Throughout the book, there is an occasionally uneasy switch from the forward chronological movement of Tudor dynasty, to backtracking in order to explain the origins of particular topics. It isn’t always clear why a particular theme is addressed in one reign but not in another. For Elizabeth, there is a brief discussion of the influence of transport developments on how royal and courtier houses were entered; the rising popularity of coaches led to the infrastructure of better roads, and so water transport (as on the Thames) became less crucial for the houses nearer to London. Elizabeth could now regularly visit her favourite houses by coach and enter in state through the forecourts. Thurley doesn’t develop this theme to identify any distinct architectural consequences, and it isn’t clear why this is particularly different to how Henry would necessarily have entered most of the houses on his further-flung progresses. This book could have been the opportunity to move away from the chronological structure and group major themes across the reigns. A chapter devoted just to the Privy Lodgings, for example, would have plenty of material, and be much easier to follow and return to; instead, the reader has to pick up a series of mini-discussions by reign, or wrestle with the great number of indexed references across the book.

There is a sense, then, that as a work of architectural history there is little that is particularly new. However, the complexities of Court Studies are rendered very accessible even though the opportunity to present coherent chapters for ‘the privy apartments’, ‘the Great Household,’ and ‘the Lord Steward’s department’ weren’t grasped. Instead, there are useful summaries of what quite specialist groups of people, and the spaces they controlled or worked in, were intended to do and how they were organised. The problem for the reader is identifying where these discussions feature: the persistent use of rather opaque chapters titles and subheadings does not guide the enquirer. It isn’t clear, for example, why two chapters on Elizabeth have sections called ‘Getting About’ and ‘On the Move’.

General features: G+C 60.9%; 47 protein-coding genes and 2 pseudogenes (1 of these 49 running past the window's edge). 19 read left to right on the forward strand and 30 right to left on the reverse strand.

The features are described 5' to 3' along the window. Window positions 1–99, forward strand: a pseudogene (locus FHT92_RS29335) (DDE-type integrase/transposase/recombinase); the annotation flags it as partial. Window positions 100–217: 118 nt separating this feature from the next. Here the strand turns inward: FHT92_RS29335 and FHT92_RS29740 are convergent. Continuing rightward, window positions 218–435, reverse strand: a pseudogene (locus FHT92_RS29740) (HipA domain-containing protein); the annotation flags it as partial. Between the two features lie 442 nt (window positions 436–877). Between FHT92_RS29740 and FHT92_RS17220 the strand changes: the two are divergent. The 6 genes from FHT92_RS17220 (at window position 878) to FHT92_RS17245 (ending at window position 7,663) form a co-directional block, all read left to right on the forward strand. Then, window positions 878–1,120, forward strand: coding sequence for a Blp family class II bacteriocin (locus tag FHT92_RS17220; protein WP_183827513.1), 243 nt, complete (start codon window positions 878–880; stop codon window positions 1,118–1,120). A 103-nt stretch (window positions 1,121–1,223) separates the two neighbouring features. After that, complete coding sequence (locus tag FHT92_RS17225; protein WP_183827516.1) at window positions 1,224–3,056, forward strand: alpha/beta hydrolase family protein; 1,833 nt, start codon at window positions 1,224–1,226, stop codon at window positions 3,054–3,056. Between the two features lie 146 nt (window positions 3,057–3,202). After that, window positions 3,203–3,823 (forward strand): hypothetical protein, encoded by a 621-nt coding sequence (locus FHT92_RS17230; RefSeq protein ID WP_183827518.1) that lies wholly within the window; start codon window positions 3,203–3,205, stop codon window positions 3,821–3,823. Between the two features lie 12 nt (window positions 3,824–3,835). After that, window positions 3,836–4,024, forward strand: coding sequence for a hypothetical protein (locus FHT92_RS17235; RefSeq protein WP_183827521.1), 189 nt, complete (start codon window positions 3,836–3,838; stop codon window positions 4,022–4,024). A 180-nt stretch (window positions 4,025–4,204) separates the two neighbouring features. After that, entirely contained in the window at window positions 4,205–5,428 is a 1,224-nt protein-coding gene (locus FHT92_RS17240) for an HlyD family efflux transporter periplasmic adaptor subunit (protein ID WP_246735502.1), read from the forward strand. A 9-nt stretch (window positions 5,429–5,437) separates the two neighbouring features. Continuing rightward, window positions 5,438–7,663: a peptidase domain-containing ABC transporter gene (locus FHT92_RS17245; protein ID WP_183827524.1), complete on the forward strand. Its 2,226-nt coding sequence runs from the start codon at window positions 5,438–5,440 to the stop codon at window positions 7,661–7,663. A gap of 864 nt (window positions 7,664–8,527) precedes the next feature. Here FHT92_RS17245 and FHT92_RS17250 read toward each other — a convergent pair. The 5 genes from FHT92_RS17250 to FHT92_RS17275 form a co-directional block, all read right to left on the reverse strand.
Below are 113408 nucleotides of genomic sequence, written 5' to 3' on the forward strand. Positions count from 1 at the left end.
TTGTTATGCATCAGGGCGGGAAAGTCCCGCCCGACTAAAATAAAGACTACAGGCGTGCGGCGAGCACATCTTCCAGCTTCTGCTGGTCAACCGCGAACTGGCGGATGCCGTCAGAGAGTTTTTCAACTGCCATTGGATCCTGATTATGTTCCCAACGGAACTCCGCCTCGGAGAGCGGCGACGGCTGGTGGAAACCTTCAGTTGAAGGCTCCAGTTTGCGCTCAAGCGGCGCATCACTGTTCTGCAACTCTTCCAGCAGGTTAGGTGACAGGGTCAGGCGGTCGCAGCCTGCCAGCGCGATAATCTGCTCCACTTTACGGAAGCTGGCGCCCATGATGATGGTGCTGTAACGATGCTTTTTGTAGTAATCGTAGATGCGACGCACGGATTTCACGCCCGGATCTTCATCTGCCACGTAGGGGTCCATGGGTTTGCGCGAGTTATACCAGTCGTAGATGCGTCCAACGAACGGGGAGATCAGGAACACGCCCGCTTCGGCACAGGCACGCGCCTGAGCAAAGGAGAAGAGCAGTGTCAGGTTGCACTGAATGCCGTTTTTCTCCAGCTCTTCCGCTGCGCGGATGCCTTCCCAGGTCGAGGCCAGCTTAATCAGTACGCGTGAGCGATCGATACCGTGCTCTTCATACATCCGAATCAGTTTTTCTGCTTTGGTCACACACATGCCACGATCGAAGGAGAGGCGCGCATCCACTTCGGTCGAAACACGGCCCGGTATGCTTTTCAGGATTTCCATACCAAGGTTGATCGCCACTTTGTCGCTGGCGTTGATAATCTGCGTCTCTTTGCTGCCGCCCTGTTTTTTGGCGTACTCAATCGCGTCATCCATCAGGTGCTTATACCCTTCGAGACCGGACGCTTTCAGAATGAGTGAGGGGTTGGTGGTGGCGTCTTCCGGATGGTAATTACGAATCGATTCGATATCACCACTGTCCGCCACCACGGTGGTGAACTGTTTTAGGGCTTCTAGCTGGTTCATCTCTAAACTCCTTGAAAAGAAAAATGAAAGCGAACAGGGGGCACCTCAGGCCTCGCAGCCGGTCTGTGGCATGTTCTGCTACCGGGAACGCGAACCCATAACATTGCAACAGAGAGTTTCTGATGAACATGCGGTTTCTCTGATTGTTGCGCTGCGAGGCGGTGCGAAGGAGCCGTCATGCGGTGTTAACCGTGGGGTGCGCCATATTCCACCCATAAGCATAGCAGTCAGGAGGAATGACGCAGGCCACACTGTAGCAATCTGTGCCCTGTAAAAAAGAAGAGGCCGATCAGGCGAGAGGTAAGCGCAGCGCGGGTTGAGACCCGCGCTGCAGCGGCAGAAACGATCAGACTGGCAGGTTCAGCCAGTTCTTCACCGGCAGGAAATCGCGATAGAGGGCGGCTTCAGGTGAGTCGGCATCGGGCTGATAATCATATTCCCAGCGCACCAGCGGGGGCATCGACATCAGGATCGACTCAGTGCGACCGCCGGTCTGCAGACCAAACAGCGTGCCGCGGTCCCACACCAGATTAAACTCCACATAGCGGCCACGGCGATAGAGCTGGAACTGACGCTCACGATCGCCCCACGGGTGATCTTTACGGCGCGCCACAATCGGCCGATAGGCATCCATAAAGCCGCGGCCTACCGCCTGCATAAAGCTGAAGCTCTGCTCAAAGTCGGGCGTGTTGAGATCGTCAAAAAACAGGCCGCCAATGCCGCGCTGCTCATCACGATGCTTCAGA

Most architectural historians are interested in interiors as much as in exteriors (or plans, for that matter). Thurley weaves in to his account of the major houses what is known of their principal interiors. This is rather limited in scope, partly through the great loss of intact interiors, as these are more likely to have been updated than the structures themselves. This again is most noticeable for the chapters on Elizabeth, which are surprisingly thin in evidence for interiors she knew, beyond one elaborate chimneypiece at Windsor. A more joined-up approach to the evidence could have brought the separate discussion of Elizabeth’s interest in Turkish-style soft furnishings, in the form of floor cushions and low seating, into play. That the elderly queen was happy to receive official visitors from a reclining position is a fascinating counter to the stiff postures familiar from her portraits. Thurley doesn’t stray far from architectural fixtures and fittings, which means that although significant recent works such as Elizabeth Goldring’s Robert Dudley, Earl of Leicester, and the World of Elizabeth Art are cited, it is difficult to detect their influence on his text.[3] This is not to call for a more total account of Tudor elite visual culture, but it would be good to have seen more awareness of the relationship between what is known about architectural design and the wider contexts of Tudor enjoyment of surface, pattern and cunning design.  Hans Holbein (the Younger) appears briefly, as a contributor of the Whitehall mural and a portrait of the boy Edward, but there is nothing about his extensive role as a designer of objects as well as a painter (often placing his subjects within detailed interiors). In fact, Thurley is consistently reticent about discussing the nature of Tudor art and design, beyond rather descriptive accounts of construction techniques and a brief foray into the popularity of the grotesque style of ornament after the discovery of Nero’s Golden House in Rome, in Chapter Seven.